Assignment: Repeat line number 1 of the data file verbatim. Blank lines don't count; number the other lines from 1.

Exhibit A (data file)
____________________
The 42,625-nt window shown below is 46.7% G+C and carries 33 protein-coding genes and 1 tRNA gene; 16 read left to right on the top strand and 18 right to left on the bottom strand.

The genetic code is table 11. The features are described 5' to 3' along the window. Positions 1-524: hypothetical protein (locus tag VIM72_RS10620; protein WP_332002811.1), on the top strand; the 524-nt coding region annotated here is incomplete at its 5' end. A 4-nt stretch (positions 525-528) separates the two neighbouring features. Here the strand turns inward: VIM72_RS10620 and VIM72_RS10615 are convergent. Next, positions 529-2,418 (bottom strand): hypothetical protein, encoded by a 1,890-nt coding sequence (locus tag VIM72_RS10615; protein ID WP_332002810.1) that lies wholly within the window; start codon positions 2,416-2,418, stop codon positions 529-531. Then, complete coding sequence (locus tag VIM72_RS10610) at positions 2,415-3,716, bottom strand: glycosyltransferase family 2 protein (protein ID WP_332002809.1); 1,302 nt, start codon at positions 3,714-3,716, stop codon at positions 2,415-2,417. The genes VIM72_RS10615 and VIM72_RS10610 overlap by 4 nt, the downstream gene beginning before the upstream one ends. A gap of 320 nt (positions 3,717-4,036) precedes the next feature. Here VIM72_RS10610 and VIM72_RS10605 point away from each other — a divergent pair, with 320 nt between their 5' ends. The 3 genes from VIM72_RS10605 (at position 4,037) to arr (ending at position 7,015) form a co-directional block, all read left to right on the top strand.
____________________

The 42,625-nt window shown below is 46.7% G+C and carries 33 protein-coding genes and 1 tRNA gene; 16 read left to right on the top strand and 18 right to left on the bottom strand.